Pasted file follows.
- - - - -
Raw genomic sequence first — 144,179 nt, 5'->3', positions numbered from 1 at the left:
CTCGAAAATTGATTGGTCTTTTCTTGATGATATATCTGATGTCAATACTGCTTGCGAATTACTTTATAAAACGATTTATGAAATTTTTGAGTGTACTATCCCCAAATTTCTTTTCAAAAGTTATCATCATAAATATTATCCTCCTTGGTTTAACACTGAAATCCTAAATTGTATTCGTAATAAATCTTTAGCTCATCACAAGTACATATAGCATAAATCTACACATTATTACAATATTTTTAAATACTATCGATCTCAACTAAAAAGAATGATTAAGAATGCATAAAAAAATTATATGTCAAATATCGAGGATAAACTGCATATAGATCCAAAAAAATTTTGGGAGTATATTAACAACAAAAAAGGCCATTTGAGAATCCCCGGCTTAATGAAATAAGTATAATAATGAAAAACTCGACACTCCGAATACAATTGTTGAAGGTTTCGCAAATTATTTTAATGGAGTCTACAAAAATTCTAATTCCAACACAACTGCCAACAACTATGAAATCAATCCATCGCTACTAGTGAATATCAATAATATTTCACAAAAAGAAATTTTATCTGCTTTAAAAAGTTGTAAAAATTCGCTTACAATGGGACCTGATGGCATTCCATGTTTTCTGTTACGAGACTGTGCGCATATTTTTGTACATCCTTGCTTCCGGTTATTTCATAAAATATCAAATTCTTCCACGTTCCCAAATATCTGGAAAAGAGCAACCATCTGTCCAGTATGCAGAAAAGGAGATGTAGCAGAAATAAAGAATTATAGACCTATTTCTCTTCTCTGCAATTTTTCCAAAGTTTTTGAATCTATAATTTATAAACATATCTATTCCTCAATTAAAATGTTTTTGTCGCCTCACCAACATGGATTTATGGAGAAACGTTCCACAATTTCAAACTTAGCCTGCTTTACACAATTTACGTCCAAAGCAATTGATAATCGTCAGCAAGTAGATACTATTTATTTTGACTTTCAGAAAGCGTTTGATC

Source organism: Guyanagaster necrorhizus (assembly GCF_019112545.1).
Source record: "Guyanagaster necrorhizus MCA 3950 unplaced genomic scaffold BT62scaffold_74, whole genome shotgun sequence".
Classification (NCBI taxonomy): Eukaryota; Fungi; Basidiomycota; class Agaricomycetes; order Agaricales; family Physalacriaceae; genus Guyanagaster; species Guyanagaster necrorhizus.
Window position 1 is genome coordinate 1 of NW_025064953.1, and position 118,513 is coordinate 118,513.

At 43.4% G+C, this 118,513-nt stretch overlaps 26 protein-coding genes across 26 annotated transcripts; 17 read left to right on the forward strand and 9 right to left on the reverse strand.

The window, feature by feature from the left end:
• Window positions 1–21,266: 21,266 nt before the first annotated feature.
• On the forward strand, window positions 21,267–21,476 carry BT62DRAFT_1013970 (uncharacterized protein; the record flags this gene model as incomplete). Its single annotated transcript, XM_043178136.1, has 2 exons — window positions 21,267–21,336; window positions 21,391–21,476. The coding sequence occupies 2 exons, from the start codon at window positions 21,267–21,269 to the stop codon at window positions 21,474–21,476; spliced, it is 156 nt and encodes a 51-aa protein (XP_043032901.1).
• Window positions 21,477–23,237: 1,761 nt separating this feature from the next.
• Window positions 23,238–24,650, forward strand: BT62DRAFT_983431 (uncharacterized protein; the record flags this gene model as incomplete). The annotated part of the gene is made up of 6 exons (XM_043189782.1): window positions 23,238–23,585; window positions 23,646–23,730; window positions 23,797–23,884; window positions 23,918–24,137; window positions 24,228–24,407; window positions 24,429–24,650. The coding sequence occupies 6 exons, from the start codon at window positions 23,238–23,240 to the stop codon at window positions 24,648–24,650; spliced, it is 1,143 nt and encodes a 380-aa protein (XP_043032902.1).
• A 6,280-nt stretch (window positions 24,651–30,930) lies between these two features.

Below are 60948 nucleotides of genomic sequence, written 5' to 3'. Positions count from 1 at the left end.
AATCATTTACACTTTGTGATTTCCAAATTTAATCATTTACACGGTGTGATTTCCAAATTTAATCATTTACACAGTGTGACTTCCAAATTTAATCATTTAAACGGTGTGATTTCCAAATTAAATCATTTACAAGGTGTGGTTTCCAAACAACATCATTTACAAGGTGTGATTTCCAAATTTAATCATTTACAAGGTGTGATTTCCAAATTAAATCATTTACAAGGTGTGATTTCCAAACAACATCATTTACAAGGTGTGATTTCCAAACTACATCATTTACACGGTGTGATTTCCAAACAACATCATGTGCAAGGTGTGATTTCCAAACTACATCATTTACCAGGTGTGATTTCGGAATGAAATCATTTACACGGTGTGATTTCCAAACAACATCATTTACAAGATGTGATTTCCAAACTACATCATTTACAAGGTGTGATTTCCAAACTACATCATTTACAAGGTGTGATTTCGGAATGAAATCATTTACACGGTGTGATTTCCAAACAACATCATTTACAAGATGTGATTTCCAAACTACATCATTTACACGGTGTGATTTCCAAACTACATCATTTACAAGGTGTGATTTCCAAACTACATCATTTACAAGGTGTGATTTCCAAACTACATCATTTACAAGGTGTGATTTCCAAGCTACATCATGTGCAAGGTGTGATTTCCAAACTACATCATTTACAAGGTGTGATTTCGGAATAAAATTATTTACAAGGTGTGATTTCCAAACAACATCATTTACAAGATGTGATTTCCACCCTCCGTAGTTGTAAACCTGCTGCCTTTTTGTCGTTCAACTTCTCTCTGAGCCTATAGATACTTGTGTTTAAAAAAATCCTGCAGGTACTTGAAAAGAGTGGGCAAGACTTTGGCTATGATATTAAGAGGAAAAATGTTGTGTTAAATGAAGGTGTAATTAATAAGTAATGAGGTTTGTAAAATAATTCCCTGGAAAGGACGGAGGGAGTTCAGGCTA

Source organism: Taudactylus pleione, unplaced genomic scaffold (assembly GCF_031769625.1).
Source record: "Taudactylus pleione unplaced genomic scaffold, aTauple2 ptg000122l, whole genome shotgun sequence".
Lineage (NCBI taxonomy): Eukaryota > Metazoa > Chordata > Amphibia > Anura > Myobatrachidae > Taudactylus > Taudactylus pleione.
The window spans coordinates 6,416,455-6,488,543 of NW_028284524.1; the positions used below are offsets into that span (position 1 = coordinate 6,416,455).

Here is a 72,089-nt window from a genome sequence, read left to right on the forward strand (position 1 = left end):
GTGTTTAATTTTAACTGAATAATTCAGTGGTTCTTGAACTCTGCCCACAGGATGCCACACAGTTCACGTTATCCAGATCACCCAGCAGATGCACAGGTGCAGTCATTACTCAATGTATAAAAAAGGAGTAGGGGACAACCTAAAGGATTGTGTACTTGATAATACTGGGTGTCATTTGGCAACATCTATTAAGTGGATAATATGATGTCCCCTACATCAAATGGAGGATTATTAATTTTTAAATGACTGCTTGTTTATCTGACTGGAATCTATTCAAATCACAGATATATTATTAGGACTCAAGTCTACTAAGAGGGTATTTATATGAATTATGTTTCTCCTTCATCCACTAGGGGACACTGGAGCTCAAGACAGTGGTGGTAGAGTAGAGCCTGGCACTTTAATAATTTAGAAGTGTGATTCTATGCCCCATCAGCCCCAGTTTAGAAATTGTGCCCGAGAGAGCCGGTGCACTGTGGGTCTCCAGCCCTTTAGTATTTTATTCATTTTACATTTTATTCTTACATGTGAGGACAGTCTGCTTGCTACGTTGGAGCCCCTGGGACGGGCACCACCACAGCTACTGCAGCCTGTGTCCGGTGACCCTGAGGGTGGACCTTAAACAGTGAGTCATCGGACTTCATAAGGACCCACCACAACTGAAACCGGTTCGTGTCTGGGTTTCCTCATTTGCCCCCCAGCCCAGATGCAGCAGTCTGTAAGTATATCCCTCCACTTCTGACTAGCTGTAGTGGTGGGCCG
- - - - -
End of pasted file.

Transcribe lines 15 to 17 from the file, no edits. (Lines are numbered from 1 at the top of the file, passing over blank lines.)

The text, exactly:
AATCATTTACACTTTGTGATTTCCAAATTTAATCATTTACACGGTGTGATTTCCAAATTTAATCATTTACACAGTGTGACTTCCAAATTTAATCATTTAAACGGTGTGATTTCCAAATTAAATCATTTACAAGGTGTGGTTTCCAAACAACATCATTTACAAGGTGTGATTTCCAAATTTAATCATTTACAAGGTGTGATTTCCAAATTAAATCATTTACAAGGTGTGATTTCCAAACAACATCATTTACAAGGTGTGATTTCCAAACTACATCATTTACACGGTGTGATTTCCAAACAACATCATGTGCAAGGTGTGATTTCCAAACTACATCATTTACCAGGTGTGATTTCGGAATGAAATCATTTACACGGTGTGATTTCCAAACAACATCATTTACAAGATGTGATTTCCAAACTACATCATTTACAAGGTGTGATTTCCAAACTACATCATTTACAAGGTGTGATTTCGGAATGAAATCATTTACACGGTGTGATTTCCAAACAACATCATTTACAAGATGTGATTTCCAAACTACATCATTTACACGGTGTGATTTCCAAACTACATCATTTACAAGGTGTGATTTCCAAACTACATCATTTACAAGGTGTGATTTCCAAACTACATCATTTACAAGGTGTGATTTCCAAGCTACATCATGTGCAAGGTGTGATTTCCAAACTACATCATTTACAAGGTGTGATTTCGGAATAAAATTATTTACAAGGTGTGATTTCCAAACAACATCATTTACAAGATGTGATTTCCACCCTCCGTAGTTGTAAACCTGCTGCCTTTTTGTCGTTCAACTTCTCTCTGAGCCTATAGATACTTGTGTTTAAAAAAATCCTGCAGGTACTTGAAAAGAGTGGGCAAGACTTTGGCTATGATATTAAGAGGAAAAATGTTGTGTTAAATGAAGGTGTAATTAATAAGTAATGAGGTTTGTAAAATAATTCCCTGGAAAGGACGGAGGGAGTTCAGGCTA

Source organism: Taudactylus pleione, unplaced genomic scaffold (assembly GCF_031769625.1).
Source record: "Taudactylus pleione unplaced genomic scaffold, aTauple2 ptg000122l, whole genome shotgun sequence".